For Little Girls Inspired By Hillary Clinton

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(Photo: Gage Skidmore on Flickr, under Creative Commons)

As an Indigenous woman who organizes in the hopes that both Black and Brown people might know greater freedom, safety and self determination, I am no fan of electoral politics. I’m a street level organizer and a direct action trainer. I see voting as an act of harm reduction, and even within that spectrum, I am very selective about how and when I engage with it. That said, I will not be hassling anyone on the left about their choices with regard to the upcoming presidential election. It’s not my area of organizing and I understand that there are hard questions in play. Do I want a Trump presidency? Of course not. Do I loathe Hillary Clinton? More than words can say. Do I understand why people would vote for her to keep Trump out of office? Absolutely.

I likewise understand why a great many people will find themselves unable to co-sign her presidency, regardless of how frightening they may find Donald Trump. While many call such abstention an act of privilege, most of the people I know who have stated that they simply cannot cast their lot with Hillary, no matter what, are people living in the margins who are simply unwilling to feel complicit in their own destruction, and the destruction of other marginalized people.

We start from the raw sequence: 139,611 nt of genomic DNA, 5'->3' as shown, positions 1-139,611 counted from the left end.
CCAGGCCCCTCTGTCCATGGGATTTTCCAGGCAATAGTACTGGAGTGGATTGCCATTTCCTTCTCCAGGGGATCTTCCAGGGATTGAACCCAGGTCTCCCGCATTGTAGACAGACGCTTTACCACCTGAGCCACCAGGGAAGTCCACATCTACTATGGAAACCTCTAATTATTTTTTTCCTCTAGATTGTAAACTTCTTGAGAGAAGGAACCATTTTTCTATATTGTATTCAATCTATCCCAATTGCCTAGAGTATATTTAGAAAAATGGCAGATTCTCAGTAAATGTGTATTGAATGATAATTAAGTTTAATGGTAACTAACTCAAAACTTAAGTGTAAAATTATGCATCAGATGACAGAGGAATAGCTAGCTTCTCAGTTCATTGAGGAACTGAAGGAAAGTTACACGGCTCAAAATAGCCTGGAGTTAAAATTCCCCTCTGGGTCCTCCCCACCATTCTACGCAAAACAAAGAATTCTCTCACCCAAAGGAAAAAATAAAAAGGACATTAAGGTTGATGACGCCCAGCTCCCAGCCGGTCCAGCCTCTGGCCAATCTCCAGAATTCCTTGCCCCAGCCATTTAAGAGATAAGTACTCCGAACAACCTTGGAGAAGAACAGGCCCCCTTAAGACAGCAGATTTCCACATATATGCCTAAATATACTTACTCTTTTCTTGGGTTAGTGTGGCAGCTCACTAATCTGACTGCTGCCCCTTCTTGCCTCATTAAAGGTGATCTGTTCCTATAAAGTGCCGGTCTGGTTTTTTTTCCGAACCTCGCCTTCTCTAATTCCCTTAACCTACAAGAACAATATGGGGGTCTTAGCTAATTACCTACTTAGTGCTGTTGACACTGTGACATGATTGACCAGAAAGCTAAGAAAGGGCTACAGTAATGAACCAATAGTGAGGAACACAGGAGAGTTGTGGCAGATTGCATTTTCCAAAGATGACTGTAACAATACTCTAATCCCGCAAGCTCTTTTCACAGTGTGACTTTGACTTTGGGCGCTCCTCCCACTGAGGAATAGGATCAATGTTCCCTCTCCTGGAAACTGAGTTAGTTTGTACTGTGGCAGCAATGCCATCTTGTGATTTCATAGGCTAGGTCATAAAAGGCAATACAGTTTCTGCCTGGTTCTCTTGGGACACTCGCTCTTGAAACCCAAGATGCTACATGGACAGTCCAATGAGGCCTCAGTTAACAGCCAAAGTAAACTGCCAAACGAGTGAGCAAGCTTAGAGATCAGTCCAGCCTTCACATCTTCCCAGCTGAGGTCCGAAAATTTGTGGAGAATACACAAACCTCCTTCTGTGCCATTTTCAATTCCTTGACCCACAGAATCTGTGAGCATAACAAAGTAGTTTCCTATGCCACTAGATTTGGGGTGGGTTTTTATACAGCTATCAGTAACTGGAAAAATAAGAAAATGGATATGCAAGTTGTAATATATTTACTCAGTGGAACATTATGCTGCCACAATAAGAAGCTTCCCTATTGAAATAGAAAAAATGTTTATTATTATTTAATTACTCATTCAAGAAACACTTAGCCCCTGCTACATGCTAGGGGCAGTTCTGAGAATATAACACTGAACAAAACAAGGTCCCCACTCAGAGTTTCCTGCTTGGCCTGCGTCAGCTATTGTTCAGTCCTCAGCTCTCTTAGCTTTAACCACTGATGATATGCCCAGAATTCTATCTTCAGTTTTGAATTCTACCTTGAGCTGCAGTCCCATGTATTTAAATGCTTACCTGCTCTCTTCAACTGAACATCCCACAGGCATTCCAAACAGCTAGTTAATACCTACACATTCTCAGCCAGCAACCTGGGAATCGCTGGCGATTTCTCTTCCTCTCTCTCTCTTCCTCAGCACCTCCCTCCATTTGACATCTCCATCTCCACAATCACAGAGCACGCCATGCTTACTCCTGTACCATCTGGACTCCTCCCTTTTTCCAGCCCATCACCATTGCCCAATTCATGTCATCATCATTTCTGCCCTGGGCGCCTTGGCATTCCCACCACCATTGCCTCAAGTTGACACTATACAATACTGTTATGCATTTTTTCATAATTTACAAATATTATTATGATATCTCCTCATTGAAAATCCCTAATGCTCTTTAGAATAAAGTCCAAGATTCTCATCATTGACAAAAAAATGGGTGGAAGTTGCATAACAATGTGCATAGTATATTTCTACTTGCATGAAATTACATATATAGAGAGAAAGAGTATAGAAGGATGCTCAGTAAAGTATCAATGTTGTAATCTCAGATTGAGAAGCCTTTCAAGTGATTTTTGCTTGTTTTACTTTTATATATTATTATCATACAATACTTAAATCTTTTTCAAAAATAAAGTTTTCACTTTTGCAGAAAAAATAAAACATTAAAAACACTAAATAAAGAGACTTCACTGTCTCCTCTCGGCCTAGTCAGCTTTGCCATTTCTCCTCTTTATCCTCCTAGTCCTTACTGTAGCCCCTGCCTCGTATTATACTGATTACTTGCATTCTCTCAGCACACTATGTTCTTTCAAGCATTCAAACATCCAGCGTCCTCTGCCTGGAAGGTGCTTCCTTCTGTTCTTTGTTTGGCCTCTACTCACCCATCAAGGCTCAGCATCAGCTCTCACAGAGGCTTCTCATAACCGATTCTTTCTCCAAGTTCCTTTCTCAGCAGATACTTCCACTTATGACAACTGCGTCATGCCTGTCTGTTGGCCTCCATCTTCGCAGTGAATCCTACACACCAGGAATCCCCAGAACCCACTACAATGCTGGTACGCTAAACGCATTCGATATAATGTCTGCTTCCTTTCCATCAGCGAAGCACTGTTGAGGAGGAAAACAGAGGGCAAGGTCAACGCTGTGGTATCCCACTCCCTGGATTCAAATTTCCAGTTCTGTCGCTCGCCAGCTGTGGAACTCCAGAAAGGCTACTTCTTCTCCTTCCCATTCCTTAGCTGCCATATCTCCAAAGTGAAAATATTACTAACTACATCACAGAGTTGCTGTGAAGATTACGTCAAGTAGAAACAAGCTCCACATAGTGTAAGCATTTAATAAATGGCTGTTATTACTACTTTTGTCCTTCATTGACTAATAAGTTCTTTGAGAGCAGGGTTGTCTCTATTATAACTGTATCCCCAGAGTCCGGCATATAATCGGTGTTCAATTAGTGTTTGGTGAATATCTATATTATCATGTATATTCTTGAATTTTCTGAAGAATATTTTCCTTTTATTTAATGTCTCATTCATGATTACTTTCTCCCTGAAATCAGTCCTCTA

But I really do understand all sides of the to-vote-for-her-or-not debate. I truly do.

What I couldn’t stomach was waking up the morning after Hillary’s coronation at the Democratic National Convention to a wave of posts about how, despite her flaws, Hillary’s ascension was a victory for women everywhere. When I would correct the people who had composed such comments, reminding them that a victory for rich white women is not a victory for all women, I was told several times to think of all the little girls who may now believe that they too could be president one day.

Well, I have taken a moment to think about them, and I’d like to share what I might actually say to those little girls, if they were listening.

To all the little (white) girls who may now believe that they too could grow up to drone Brown people one day:

May you find better role models and aspirations.

Your country is anti-Black, anti-Indigenous and wages endless wars. A rich, cut throat woman who has committed countless crimes against marginalized people should not be the stuff your dreams are made of. You can be whatever you want to be, but my advice is to be kind and humane in your dealings with others, and to do all that you can to amplify the voices of those ground under by white supremacy — rather than trying to claw your way to the top of some electoral mountain.

You are probably too young right now to understand the harm Hillary Clinton has done to so many, both as a supporter of her husband’s policies when he was president, and as Secretary of State. You may even be shielded from these discussions, because many white liberal families make the mistake of believing that you shouldn’t understand racism at a young age, the way Black and Brown children are forced to.

But one thing you may soon understand is that when your textbook tells you about important milestones for women in the United States, they mean “white women.” You will one day read, for example, that “women” in the United States won the right to vote on August 18, 1920. Your grade school history books will lift up the names of white suffragettes who toiled to make that victory possible. But what they probably won’t mention is that those same suffragettes often invoked racist language to further their arguments, because the gains of white women in the US have often been made at the expense of Black and Brown people, just as Hillary’s gains are today.